Sponsored Message Ads
Unlike Messenger Destination ads, Sponsored message ads only appear inside of Facebook Messenger itself. The ads will initially appear similar to message interactions from friends, before expanding to a ‘full-size’ message, as the below example for CNN shows:
Moreover, you can utilise images and links, in addition to text in order to maximise engagement. But what about message spam you say? Well with this type of ad you can only target people who have previously messaged your page. You’re charged when someone opens a message, as with other forms of message advertising such as LinkedIn InMail.
Looking at example cases, you may want to consider this format as a marketing follow-up to someone who has previously interacted with your Brand, in regards to a customer service query. In addition, you could also seek to retarget those whom have previously engaged with your website, but perhaps didn’t make a purchase. In this scenario, it may be that high delivery costs or lack of product clarity was the initial roadblock, in which case you now have the perfect channel to alleviate those concerns. You could even look at up-selling or cross-selling further items or, why not give them a 15% coupon code off their next order. All of this can be done without the prospect having to pick up the phone or making the effort to visit a bricks-and-mortar store.
Putting it all together: Building your subscriber list
With Sponsored Messages as you can only message people who’ve messaged you before, the key challenge for most advertisers would be to build up their ‘list’. One way of achieving this would be to use Messenger Destination ads to drive prospects initially to Messenger, and then follow up with Sponsored Messages with more sales-led messaging.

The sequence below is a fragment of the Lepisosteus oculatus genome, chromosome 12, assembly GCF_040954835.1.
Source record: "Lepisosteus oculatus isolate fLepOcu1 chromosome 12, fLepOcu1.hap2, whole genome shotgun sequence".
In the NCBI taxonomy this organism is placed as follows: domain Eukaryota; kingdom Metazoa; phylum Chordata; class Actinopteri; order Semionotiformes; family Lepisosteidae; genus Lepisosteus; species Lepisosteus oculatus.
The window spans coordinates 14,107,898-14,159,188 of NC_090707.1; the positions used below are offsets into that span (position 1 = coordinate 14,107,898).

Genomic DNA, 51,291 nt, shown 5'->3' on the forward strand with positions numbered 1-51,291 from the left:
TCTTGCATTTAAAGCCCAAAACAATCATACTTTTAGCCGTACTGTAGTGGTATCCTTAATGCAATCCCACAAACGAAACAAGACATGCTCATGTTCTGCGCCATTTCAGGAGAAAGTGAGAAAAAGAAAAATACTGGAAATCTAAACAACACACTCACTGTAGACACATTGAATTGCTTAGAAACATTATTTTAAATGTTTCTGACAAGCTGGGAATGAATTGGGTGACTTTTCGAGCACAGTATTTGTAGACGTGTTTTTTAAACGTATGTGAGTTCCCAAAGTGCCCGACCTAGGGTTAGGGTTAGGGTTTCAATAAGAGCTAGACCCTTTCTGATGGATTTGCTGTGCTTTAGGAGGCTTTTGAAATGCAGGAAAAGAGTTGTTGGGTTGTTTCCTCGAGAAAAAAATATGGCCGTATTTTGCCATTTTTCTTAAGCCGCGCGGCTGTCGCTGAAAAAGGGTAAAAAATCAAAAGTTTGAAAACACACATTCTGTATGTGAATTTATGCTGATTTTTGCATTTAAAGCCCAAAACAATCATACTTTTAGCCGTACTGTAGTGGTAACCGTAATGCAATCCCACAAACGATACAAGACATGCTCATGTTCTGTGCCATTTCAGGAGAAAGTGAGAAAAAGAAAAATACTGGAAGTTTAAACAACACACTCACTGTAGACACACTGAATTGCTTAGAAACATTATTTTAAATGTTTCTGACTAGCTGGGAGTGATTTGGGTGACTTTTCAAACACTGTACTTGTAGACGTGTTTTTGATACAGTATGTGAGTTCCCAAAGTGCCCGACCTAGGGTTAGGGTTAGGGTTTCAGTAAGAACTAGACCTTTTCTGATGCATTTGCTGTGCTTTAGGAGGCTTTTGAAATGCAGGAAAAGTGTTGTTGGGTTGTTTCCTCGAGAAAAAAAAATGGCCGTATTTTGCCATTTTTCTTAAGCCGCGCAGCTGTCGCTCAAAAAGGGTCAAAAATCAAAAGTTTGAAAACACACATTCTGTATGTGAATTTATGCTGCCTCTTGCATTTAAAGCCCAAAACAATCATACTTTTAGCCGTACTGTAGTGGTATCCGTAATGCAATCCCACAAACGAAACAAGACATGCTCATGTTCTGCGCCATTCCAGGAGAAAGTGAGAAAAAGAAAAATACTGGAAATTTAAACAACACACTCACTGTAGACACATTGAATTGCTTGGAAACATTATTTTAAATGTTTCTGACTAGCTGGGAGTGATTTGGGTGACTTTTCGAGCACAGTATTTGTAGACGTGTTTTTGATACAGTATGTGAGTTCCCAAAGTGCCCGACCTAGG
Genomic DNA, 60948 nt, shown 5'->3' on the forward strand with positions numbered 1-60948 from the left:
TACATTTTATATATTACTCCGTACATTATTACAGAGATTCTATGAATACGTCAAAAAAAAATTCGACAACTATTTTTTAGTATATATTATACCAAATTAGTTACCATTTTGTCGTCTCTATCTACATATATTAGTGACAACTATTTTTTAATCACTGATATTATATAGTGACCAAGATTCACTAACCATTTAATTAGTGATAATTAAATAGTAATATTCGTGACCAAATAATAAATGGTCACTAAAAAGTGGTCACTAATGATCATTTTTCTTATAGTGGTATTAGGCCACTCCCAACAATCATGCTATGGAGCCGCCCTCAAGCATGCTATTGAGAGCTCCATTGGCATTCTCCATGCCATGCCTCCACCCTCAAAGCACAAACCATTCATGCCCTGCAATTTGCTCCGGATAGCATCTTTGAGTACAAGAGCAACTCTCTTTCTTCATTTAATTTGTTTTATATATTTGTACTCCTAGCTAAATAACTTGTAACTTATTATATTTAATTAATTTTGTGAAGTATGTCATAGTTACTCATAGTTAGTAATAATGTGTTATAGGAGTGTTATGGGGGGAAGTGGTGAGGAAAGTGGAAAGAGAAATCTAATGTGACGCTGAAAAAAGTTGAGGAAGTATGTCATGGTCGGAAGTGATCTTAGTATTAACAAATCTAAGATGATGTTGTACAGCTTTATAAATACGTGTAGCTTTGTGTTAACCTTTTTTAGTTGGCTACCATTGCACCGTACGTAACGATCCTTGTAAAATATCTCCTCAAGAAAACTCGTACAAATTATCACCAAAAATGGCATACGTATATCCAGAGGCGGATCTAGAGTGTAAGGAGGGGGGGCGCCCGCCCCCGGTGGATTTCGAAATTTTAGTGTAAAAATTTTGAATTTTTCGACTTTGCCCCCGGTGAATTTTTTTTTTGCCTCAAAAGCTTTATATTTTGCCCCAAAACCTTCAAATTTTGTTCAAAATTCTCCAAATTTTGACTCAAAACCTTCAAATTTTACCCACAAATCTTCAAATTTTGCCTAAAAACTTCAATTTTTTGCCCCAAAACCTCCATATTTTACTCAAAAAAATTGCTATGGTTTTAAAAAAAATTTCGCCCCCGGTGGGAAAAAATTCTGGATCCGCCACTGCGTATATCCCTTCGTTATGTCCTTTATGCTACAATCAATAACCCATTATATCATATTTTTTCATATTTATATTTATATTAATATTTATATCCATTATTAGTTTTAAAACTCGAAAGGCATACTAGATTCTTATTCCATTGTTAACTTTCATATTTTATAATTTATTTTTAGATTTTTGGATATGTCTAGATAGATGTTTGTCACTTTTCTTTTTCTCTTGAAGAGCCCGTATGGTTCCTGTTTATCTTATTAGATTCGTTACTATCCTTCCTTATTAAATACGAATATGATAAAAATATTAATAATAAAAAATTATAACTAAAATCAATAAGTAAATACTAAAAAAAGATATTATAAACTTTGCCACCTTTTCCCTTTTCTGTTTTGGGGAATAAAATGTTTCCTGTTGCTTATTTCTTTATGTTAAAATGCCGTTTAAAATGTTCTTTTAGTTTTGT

You can also use outside channels like email to facilitate initial message conversations. For example if a user has subscribed to your email list, you could promote your Messenger functionality as a more ‘responsive’ way to engage with your business (think following up on order tracking status, arranging hair appointments etc.).
Which all sounds great, however at this stage you’re probably thinking that all this messaging to and fro requires some serious manpower to manage. That may be the case, but with the continued maturation of automated ‘chatbot’ technology, we can now automate much of the communication process. For example, chatbot company FlowXO, offers the flexibility of creating robust bot sequences for Messenger to deal with ‘initial’ interactions, which can then be replaced with a human presence once some form of commercial intent becomes apparent. This allows the advertiser to scale their top-of-the-funnel activity, whilst ensuring maximum control and relevancy once a user journey reaches a more advanced phase.
So to recap, Brands can do three things to ensure that they’re leveraging Facebook Messenger as an advertising platform.
- Integrate your marketing platforms with Facebook Messenger in order to organically build your ‘list’ and maximise reach within the Messenger app.
- Supplement your organic reach with paid activity, via Messenger Destination Ads. Use the relative uniqueness of this ad format to drive first-time interactions in a creative, ‘non-salesy’ way.
- Once users have engaged with you via Messenger, use Sponsored Messages to engage with your target audience. Be careful not to spam, and use automated bot software to scale mid-funnel presence. You’d want to ensure that your human conversations are being leveraged when commercial intent is indicated.
Want to learn more about getting the most out of your Facebook ad spend? Why not sign up for one of our Facebook courses, to learn more about the ins and outs of this ever-expanding marketing channel.